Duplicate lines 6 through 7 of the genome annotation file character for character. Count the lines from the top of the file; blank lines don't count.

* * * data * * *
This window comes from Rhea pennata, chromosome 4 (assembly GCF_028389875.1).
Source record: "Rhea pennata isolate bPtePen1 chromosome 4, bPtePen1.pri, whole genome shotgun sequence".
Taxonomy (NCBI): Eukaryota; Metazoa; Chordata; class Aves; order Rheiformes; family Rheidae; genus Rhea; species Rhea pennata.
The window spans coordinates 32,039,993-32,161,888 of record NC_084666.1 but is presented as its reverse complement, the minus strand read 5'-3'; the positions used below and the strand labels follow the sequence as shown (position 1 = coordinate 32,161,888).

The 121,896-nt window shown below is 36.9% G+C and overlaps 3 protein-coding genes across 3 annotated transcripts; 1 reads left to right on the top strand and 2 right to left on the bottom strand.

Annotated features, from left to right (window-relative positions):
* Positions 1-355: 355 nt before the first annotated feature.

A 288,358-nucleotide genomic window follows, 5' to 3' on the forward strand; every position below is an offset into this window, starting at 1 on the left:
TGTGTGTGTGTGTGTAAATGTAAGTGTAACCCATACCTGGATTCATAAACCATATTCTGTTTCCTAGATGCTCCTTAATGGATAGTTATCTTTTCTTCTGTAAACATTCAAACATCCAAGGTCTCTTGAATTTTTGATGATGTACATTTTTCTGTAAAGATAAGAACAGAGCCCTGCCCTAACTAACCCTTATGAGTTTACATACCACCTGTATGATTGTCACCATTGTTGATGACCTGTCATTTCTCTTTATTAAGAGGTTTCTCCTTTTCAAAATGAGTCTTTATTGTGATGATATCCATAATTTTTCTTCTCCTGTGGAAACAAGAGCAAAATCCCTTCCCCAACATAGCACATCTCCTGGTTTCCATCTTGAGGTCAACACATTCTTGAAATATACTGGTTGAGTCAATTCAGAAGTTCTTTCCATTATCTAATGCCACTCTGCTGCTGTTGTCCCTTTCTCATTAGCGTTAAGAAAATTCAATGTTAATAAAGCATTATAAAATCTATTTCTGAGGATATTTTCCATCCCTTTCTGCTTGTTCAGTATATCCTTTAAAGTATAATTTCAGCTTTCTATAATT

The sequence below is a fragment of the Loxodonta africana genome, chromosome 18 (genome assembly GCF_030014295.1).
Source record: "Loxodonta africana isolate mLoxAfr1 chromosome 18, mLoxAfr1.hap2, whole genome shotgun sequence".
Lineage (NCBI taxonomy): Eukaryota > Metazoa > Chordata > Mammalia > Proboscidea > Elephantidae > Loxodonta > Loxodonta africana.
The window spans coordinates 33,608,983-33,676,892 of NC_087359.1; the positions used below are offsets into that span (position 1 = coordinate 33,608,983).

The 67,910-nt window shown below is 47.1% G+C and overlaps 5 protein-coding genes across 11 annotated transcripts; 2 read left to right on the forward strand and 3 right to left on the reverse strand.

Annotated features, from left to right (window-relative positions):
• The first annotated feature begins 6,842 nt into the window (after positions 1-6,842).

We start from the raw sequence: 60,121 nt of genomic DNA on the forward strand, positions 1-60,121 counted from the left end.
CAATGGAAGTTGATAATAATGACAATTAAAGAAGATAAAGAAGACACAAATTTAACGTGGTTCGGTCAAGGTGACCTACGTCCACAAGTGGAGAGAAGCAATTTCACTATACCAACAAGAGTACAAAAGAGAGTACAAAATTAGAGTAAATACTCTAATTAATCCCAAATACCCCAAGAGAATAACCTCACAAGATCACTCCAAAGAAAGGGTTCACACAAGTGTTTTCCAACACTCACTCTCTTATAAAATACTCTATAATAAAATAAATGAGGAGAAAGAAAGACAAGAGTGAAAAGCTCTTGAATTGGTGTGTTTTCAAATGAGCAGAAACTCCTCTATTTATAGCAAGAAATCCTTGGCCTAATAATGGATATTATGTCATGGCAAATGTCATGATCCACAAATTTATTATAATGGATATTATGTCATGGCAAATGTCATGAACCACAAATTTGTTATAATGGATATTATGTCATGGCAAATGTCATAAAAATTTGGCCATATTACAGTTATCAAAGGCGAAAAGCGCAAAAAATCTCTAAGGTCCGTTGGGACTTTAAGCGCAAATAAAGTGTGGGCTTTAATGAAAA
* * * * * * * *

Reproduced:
Annotated features, from left to right (window-relative positions):
* Positions 1-355: 355 nt before the first annotated feature.